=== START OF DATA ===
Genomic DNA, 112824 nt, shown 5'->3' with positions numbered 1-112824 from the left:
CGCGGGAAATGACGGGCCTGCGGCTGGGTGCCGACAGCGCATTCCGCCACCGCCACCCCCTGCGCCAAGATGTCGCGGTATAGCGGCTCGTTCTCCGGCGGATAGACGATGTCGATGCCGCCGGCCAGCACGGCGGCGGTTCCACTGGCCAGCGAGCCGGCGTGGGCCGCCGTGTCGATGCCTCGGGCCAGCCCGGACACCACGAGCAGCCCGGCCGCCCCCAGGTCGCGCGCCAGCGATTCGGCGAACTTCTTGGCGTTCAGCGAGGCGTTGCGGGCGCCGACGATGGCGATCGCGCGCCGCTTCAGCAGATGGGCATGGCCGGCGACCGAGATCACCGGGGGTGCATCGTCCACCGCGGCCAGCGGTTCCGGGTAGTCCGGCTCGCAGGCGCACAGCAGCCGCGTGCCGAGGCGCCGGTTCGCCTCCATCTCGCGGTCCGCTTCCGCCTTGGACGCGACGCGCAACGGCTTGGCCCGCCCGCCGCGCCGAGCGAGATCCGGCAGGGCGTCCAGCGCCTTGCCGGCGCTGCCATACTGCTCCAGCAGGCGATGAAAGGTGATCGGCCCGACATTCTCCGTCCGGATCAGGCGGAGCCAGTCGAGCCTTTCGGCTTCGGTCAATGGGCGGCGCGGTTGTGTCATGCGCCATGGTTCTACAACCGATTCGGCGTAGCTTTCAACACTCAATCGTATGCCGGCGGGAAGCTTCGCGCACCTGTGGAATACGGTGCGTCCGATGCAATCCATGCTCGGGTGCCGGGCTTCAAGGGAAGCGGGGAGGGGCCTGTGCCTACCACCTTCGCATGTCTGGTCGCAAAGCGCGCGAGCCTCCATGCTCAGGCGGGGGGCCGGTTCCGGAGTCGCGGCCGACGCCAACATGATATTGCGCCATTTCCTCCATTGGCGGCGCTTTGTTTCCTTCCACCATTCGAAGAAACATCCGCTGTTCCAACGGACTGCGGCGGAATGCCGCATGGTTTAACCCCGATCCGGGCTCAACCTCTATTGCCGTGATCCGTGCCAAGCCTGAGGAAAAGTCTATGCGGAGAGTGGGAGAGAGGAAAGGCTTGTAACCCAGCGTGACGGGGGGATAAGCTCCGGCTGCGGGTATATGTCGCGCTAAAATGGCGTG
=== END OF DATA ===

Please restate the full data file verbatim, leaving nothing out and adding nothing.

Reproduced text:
Genomic DNA, 112824 nt, shown 5'->3' with positions numbered 1-112824 from the left:
CGCGGGAAATGACGGGCCTGCGGCTGGGTGCCGACAGCGCATTCCGCCACCGCCACCCCCTGCGCCAAGATGTCGCGGTATAGCGGCTCGTTCTCCGGCGGATAGACGATGTCGATGCCGCCGGCCAGCACGGCGGCGGTTCCACTGGCCAGCGAGCCGGCGTGGGCCGCCGTGTCGATGCCTCGGGCCAGCCCGGACACCACGAGCAGCCCGGCCGCCCCCAGGTCGCGCGCCAGCGATTCGGCGAACTTCTTGGCGTTCAGCGAGGCGTTGCGGGCGCCGACGATGGCGATCGCGCGCCGCTTCAGCAGATGGGCATGGCCGGCGACCGAGATCACCGGGGGTGCATCGTCCACCGCGGCCAGCGGTTCCGGGTAGTCCGGCTCGCAGGCGCACAGCAGCCGCGTGCCGAGGCGCCGGTTCGCCTCCATCTCGCGGTCCGCTTCCGCCTTGGACGCGACGCGCAACGGCTTGGCCCGCCCGCCGCGCCGAGCGAGATCCGGCAGGGCGTCCAGCGCCTTGCCGGCGCTGCCATACTGCTCCAGCAGGCGATGAAAGGTGATCGGCCCGACATTCTCCGTCCGGATCAGGCGGAGCCAGTCGAGCCTTTCGGCTTCGGTCAATGGGCGGCGCGGTTGTGTCATGCGCCATGGTTCTACAACCGATTCGGCGTAGCTTTCAACACTCAATCGTATGCCGGCGGGAAGCTTCGCGCACCTGTGGAATACGGTGCGTCCGATGCAATCCATGCTCGGGTGCCGGGCTTCAAGGGAAGCGGGGAGGGGCCTGTGCCTACCACCTTCGCATGTCTGGTCGCAAAGCGCGCGAGCCTCCATGCTCAGGCGGGGGGCCGGTTCCGGAGTCGCGGCCGACGCCAACATGATATTGCGCCATTTCCTCCATTGGCGGCGCTTTGTTTCCTTCCACCATTCGAAGAAACATCCGCTGTTCCAACGGACTGCGGCGGAATGCCGCATGGTTTAACCCCGATCCGGGCTCAACCTCTATTGCCGTGATCCGTGCCAAGCCTGAGGAAAAGTCTATGCGGAGAGTGGGAGAGAGGAAAGGCTTGTAACCCAGCGTGACGGGGGGATAAGCTCCGGCTGCGGGTATATGTCGCGCTAAAATGGCGTG